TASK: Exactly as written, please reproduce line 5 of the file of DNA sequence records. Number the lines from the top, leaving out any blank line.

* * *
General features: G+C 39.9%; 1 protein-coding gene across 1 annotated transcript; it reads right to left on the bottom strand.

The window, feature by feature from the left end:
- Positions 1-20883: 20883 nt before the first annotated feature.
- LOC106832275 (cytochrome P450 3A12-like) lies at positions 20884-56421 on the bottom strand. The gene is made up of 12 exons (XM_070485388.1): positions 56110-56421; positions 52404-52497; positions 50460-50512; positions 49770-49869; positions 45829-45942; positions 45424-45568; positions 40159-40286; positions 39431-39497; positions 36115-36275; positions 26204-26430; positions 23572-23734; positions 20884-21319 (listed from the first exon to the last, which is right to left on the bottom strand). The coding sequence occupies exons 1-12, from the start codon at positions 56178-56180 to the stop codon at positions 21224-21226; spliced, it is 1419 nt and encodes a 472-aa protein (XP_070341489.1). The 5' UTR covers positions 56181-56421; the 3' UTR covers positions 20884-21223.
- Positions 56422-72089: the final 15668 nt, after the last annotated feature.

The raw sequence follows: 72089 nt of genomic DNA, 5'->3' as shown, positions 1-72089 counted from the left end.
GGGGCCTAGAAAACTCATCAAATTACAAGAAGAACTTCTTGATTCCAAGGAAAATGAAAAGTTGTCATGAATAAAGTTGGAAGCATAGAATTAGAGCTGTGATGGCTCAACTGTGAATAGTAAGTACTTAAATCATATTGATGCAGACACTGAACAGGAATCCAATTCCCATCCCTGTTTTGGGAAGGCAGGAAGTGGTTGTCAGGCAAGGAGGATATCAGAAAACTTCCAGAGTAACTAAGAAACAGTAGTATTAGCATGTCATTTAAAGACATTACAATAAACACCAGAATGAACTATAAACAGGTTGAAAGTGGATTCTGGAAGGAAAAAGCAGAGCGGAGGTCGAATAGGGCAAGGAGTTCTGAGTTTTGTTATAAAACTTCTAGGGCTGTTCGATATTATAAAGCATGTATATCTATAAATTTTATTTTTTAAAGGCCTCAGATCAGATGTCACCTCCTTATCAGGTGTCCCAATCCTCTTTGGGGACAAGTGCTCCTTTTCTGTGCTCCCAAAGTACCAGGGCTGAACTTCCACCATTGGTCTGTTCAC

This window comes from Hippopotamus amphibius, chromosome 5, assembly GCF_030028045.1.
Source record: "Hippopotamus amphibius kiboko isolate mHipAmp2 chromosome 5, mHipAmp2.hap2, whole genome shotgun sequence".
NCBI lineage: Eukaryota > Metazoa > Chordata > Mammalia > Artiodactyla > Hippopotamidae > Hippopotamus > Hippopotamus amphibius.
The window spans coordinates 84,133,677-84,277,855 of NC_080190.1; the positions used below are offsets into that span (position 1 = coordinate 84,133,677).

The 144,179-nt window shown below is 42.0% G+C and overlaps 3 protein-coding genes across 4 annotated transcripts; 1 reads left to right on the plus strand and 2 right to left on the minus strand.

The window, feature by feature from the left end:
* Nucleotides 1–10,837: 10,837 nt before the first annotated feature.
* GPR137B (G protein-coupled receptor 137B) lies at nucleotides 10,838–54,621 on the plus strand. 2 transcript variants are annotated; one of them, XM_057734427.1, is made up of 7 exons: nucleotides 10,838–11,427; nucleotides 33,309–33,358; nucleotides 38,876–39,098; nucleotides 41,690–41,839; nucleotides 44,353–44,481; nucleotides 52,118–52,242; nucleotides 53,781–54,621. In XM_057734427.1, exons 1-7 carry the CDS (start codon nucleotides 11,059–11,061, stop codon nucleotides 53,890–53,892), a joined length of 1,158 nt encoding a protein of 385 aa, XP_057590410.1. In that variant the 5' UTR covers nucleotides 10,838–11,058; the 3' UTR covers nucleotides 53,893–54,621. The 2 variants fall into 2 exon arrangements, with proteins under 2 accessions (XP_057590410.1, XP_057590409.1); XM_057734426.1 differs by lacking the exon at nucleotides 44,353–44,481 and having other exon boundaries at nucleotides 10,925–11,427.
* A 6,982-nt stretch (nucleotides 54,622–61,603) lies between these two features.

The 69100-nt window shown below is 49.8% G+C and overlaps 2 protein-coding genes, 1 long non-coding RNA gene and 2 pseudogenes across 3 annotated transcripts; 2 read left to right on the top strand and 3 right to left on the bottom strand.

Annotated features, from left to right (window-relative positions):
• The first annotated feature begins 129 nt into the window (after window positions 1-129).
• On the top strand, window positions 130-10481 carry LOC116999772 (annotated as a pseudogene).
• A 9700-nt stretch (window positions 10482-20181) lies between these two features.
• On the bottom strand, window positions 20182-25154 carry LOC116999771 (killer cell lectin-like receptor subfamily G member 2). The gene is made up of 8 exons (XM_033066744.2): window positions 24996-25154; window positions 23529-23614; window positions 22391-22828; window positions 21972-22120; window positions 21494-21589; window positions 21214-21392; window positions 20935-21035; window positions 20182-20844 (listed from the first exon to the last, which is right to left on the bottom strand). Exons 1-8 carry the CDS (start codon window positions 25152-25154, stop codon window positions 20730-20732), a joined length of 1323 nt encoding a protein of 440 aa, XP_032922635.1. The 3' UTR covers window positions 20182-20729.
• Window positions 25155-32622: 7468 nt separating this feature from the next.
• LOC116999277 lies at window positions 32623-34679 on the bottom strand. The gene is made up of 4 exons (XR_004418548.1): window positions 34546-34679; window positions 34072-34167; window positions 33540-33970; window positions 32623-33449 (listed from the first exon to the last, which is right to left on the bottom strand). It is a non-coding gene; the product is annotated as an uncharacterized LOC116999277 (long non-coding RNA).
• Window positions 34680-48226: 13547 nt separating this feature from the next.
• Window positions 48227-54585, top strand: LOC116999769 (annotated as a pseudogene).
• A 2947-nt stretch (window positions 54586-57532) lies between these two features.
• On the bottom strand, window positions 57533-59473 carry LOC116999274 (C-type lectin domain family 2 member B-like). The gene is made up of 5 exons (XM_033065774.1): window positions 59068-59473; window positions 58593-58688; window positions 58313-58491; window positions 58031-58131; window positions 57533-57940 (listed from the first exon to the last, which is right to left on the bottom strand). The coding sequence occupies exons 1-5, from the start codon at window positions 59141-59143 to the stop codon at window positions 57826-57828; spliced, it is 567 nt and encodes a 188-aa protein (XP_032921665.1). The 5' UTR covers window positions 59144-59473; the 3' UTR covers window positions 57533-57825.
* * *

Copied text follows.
- Positions 56422-72089: the final 15668 nt, after the last annotated feature.